A former Governor of the Central Bank of Nigeria, CBN, Chukwuma Charles Soludo, in this piece, speaks on Nigeria surviving and prospering beyond Buhari or Jonathan
I need to preface this article with a few clarifications. I have taken a long sabbatical leave from partisan politics, and it is real fun watching the drama from the balcony. Having had my own share of public service (I do not need a job from government), I now devote my time and energy in pursuit of other passions, especially abroad.
A few days ago, I read an article in Thisday entitled “Where is Charles Soludo?”, and my answer is that I am still there, only that I have been too busy with extensive international travels to participate in or comment on our national politics and economy. But I occasionally follow events at home. Since the survival and prosperity of Nigeria are at stake, the least some of us (albeit, non-partisan) must do is to engage in public debate. As the elections approach, I owe a duty to share some of my concerns.
In September 2010, I wrote a piece entitled “2011 Elections: Let the Real Debate Begin” and published by Thisday. I understand the Federal Executive Council discussed it, and the Minister of Information rained personal attacks on me during the press briefing. I noted more than six newspaper editorials in support of the issues we raised.
Beside other issues we raised, our main thesis was that the macro economy was dangerously adrift, with little self-insurance mechanisms (and a prediction that if oil prices fell below $40, many state governments would not be able to pay salaries). I gave a subtle hint at easy money and exchange rate depreciations because I did not want to panic the market with a strong statement. Sadly, on the eve of the next elections, literally everything we hinted at has happened. Part of my motivation for this article is that five years after, the real debate is still not happening.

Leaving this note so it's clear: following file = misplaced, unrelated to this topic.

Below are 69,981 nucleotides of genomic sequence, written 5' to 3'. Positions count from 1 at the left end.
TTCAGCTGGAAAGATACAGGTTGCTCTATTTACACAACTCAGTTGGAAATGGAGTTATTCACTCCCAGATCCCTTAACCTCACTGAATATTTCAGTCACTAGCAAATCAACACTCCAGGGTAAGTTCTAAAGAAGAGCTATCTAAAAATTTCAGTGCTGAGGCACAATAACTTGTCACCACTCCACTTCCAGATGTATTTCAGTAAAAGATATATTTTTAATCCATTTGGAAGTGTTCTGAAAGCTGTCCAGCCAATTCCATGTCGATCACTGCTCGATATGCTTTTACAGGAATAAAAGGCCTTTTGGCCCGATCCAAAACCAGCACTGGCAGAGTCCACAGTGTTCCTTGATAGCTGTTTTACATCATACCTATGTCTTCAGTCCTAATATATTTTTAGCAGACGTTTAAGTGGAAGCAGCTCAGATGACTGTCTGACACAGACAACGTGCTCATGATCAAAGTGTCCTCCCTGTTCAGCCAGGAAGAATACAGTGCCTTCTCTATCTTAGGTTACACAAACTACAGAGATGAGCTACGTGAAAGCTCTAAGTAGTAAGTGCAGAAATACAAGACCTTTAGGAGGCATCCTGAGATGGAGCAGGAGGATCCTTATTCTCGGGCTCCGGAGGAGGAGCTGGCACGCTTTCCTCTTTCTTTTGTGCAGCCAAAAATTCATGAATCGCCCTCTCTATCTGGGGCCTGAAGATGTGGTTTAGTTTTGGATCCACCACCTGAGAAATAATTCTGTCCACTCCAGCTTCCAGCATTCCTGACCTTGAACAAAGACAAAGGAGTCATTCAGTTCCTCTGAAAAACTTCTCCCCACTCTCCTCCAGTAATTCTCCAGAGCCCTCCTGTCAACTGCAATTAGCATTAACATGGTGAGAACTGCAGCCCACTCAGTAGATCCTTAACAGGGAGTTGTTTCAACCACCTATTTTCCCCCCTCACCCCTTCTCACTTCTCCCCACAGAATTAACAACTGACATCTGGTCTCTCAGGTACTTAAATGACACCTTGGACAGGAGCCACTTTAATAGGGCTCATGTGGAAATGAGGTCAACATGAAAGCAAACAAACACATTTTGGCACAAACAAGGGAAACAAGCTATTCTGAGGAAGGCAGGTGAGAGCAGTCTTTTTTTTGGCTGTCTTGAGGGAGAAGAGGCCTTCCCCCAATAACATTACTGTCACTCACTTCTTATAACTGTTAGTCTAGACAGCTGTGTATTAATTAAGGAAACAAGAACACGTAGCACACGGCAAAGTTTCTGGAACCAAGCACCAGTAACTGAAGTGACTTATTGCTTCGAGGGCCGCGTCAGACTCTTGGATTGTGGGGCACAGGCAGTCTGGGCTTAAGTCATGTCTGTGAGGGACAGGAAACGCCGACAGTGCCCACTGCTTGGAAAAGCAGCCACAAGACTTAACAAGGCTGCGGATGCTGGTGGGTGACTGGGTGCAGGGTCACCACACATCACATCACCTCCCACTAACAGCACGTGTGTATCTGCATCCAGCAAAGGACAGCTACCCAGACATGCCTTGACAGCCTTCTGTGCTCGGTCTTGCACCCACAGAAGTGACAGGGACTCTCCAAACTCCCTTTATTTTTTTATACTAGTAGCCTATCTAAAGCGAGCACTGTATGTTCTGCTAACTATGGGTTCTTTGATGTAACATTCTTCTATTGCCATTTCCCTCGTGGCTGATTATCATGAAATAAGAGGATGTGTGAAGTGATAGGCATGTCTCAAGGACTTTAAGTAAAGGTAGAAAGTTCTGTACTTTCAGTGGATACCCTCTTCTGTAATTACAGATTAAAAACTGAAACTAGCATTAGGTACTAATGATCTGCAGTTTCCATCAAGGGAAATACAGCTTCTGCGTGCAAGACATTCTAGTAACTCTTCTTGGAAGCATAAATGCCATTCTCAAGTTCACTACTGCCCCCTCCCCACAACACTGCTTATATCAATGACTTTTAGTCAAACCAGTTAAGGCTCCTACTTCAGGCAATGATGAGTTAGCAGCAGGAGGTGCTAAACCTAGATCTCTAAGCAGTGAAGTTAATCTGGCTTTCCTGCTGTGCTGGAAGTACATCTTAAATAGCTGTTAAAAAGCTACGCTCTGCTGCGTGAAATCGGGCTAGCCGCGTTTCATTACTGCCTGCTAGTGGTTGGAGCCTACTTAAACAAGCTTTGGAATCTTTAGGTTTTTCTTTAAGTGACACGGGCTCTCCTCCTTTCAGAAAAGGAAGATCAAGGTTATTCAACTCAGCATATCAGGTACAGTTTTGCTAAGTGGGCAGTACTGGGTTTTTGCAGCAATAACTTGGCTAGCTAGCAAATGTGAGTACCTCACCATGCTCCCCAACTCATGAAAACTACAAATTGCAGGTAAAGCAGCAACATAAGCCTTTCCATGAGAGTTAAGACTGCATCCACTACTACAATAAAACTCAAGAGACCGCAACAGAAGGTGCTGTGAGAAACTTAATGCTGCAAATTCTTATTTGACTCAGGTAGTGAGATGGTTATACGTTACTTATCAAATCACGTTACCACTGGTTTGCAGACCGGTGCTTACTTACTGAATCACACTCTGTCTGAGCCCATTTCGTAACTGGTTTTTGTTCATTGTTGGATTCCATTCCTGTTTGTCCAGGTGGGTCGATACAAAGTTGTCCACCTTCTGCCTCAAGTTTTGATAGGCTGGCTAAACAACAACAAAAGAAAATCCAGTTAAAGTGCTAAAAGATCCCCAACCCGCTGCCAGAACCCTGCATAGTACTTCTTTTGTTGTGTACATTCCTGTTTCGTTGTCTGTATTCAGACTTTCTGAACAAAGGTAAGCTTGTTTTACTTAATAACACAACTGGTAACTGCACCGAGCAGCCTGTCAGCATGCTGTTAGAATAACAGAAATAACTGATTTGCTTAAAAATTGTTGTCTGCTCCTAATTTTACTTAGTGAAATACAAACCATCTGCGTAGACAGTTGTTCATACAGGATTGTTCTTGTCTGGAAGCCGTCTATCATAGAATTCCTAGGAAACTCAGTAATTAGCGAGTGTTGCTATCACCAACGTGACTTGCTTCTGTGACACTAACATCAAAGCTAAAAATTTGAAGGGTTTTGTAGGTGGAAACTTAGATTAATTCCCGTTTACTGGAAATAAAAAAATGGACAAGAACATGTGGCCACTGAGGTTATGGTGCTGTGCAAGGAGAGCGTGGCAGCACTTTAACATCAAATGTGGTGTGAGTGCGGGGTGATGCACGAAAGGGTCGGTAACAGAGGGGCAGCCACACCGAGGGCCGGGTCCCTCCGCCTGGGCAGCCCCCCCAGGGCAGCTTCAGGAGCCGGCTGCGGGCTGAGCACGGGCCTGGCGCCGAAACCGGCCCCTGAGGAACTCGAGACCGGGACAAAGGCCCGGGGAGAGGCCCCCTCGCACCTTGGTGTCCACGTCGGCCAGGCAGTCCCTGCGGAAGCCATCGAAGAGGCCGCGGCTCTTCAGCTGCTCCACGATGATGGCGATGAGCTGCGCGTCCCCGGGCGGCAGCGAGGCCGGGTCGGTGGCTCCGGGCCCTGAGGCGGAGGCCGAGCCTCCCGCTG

The presidential election next month will be won by either Buhari or Jonathan. For either, it is likely to be a pyrrhic victory. None of them will be able to deliver on the fantastic promises being made on the economy, and if oil prices remain below $60, I see very difficult months ahead, with possible heady collisions with labour, civil society, and indeed the citizenry. To be sure, the presidential election will not be decided by the quality of ‘issues’ or promises canvassed by the candidates.
The debates won’t also change much (except if there is a major gaffe by either candidate like Tofa did in the debate with Abiola). My take is that more than 95% of the likely voters have pretty much made up their minds based largely on other considerations. A few of us remain undecided.
During my brief visit to Nigeria, I watched some of the campaign rallies on television. The tragedy of the current electioneering campaigns is that both parties are missing the golden opportunity to sensitize the citizenry about the enormous challenges ahead and hence mobilize them for the inevitable sacrifices they would be called upon to make soon. Each is promising an El-Dorado.
Let me admit that the two main parties talk around the major development challenges—corruption, insecurity, economy (unemployment/poverty, power, infrastructure, etc) health, education, etc. However, it is my considered view that none of them has any credible agenda to deal with the issues, especially within the context of the evolving global economy and Nigeria’s broken public finance.
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